“We have increased collaboration with other law enforcement agencies, both in the region and internationally, to ensure more robust intelligence gathering. The collaboration includes follow-ups on suspected poaching gangs, surveillance at all ports of entry and exit, and overt operations in wildlife areas,” he offers.
His views are echoed by Mr Aggrey Maumo, the KWS assistant director in charge of the Mountain conservation area, who says that poaching of rhinos and elephants is conducted by a complex web and that what they are fighting is just the low end of it.
“The main movers and shakers of this trade are very powerful people who have created very complex syndicates. It will take more than our efforts alone to crack it. All Kenyans must work with the authorities if we are to succeed,” he says.
According to a report released by the International Criminal Police Organisation (Interpol) last month, the high prices that ivory fetches continue to drive the trade.
The reports reads in part: “With ivory’s market value reaching $900 (Sh77,400) per kilogramme in China, the financial stakes are high, and it appears sponsors are adopting bold new tactics to satisfy demand.”
“One criminal syndicate will gather a poaching gang together and that poaching gang will be assigned instructions to kill a specific herd of elephants or to provide a specific amount of ivory,” says Mr William Clark of Interpol’s Environmental Crime Programme.
“We are alive to the fact that wildlife, particularly rhinos and elephants, are increasingly becoming vulnerable because of high demand for their horns and ivory respectively. Poaching of this prized wildlife has become more organised, sophisticated, and international in nature,” Clark adds.
Despite the enactment of the Wildlife Conservation and Management Act 2013, which stipulates tough punishment for those convicted of poaching — including life imprisonment or a Sh20 million fine — the trade continues unabated.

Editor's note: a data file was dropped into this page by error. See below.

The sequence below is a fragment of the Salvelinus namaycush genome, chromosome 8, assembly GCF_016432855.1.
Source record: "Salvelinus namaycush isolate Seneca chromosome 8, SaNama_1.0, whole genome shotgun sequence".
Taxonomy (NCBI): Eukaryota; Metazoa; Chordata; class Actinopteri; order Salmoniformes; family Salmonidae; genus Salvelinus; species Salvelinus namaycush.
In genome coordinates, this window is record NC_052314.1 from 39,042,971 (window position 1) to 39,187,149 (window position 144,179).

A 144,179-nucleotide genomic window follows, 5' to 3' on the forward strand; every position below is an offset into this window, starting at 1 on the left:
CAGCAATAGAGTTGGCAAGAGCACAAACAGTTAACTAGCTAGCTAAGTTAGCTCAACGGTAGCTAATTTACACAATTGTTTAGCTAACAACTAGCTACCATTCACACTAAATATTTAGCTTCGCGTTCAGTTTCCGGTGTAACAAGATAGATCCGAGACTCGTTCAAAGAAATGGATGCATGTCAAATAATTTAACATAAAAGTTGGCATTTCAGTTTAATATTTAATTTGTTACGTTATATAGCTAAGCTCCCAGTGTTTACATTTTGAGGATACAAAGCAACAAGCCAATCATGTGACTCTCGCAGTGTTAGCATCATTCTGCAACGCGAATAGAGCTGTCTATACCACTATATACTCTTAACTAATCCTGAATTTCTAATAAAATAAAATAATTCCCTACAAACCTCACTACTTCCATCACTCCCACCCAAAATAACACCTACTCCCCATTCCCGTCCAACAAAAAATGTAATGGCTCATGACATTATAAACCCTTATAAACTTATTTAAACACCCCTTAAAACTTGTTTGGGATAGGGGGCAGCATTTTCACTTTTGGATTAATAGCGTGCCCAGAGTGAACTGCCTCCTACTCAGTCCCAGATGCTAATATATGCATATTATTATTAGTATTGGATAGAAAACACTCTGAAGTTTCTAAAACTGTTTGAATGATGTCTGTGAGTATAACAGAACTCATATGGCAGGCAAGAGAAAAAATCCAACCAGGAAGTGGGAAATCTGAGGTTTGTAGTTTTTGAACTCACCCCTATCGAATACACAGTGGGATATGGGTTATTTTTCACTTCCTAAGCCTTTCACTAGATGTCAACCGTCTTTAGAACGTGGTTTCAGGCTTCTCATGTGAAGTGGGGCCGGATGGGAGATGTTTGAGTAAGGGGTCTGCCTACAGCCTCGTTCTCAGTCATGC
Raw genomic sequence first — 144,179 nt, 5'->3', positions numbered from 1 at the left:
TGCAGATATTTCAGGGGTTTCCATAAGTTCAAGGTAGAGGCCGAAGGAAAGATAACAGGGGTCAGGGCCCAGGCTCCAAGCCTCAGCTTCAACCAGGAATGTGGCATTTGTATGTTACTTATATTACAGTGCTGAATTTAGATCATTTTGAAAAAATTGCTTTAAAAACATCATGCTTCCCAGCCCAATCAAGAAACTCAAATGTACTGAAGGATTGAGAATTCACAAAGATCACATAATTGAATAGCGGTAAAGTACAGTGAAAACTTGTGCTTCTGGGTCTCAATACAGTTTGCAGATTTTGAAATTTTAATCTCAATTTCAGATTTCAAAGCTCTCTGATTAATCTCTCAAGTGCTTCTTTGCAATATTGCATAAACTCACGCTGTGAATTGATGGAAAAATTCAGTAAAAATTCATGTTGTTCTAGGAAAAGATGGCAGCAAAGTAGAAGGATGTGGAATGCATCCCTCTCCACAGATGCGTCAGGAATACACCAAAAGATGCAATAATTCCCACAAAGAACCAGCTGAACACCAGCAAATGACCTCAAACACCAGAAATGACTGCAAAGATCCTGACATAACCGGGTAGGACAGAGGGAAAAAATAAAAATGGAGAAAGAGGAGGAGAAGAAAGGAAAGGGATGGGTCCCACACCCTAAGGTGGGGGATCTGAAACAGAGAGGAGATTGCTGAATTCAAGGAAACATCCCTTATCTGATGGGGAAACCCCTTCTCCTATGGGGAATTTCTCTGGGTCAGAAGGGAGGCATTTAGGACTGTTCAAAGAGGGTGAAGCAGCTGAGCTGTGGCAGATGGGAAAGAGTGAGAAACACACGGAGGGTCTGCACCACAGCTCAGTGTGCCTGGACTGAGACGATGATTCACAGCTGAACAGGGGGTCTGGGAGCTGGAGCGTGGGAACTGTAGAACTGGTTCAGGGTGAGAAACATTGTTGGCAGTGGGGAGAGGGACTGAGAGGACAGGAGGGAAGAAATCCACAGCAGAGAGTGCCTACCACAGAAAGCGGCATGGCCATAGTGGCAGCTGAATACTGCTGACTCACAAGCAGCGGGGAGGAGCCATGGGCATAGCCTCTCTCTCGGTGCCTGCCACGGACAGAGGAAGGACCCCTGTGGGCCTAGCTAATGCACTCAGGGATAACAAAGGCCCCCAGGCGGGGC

Yet for people like Wanyama, the loss of every animal counts. He says the long and lonely hours spent in the wild with the animals not only make the rangers attached to them, it also allows the officers to know the individual character of some of the animals.
“Their behaviour is very similar to that of human beings; some are reserved while others are hostile. Yet others can decide to be naughty, always looking for the slightest opportunity to cause destruction,” he enthuses.
The ranger believes that his destiny with wild animals was determined when his parents named him Wanyama, which is Kiswahili for animals.
“My parents might have had cultural reasons for naming me Wanyama, but throughout school, fellow students often referred to me as a wild animal. Those are the things that shaped my destiny,” he says, gazing into the thick bushes.
He explains that in his Bukusu community, the name Wanyama is given to a boy born during the circumcision period, a time during which people make merry and, therefore, most homes with initiates have meat in plenty.
And when KWS advertised for recruits, he applied and was successful. After training, he was posted to the Aberdare National Park, where he has served for three years.
“When I was employed, I knew that my responsibilities were to sustain, manage, and conserve wildlife. When one of your biggest animals dies, and if they continue dying at this rate, KWS will have no role in this country as there will no longer be any wildlife to conserve,” he laments.